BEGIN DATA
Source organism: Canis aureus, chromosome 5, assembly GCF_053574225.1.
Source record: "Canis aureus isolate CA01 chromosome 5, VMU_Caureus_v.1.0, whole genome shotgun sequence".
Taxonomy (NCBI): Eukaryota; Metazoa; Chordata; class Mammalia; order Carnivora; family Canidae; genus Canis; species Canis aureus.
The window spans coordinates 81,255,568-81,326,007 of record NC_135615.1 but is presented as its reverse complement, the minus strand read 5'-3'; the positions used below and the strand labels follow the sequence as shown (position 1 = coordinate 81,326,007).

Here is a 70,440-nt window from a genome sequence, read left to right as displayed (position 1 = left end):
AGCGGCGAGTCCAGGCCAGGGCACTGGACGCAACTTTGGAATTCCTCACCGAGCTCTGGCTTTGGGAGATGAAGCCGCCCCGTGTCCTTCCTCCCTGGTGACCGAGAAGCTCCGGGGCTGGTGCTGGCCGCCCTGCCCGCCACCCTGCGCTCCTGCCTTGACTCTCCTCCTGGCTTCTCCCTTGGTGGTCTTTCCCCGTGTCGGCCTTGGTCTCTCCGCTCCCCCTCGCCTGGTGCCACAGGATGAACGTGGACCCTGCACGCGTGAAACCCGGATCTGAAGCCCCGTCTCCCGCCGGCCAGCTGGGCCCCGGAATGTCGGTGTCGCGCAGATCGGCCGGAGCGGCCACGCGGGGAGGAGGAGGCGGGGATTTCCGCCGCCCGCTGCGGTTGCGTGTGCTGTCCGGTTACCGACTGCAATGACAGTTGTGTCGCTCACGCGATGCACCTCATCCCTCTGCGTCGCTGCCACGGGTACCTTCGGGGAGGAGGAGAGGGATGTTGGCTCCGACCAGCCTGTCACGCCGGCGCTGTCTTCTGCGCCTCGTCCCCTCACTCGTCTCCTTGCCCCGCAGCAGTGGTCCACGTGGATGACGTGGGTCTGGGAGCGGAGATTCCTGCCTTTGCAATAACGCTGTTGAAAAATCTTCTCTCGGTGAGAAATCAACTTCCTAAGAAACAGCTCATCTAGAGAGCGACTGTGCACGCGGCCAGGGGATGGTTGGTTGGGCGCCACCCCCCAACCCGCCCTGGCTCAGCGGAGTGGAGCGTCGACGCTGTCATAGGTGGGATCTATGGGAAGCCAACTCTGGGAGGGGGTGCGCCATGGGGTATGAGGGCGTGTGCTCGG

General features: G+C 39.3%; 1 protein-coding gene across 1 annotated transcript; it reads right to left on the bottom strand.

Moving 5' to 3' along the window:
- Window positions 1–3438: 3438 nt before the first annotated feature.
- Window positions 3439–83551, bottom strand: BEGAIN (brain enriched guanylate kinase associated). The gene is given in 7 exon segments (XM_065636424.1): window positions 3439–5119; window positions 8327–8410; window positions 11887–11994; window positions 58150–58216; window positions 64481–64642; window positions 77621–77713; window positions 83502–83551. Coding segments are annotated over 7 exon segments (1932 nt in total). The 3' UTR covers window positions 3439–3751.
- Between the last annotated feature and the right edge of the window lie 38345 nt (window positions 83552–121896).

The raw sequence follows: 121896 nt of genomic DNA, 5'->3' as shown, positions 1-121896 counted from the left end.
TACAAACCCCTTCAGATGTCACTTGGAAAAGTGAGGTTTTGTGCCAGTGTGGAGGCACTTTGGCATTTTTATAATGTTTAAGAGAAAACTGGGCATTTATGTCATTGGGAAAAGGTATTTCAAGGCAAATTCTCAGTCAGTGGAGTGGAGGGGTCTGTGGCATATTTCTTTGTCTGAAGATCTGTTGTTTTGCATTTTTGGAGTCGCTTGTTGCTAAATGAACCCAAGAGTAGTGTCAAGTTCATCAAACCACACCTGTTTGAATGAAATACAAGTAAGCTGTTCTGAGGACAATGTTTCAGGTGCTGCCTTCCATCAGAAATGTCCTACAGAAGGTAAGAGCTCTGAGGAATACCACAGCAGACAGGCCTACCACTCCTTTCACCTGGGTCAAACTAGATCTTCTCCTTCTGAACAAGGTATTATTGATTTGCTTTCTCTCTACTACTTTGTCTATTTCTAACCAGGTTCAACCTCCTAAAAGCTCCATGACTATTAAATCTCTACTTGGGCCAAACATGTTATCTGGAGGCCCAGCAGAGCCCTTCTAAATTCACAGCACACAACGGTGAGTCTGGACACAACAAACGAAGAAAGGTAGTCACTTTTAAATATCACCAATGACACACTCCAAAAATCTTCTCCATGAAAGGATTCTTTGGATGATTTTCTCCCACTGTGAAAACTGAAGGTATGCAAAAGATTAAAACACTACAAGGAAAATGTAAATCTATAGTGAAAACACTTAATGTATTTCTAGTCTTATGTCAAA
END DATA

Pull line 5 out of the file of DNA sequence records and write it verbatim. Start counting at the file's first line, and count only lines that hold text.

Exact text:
Here is a 70,440-nt window from a genome sequence, read left to right as displayed (position 1 = left end):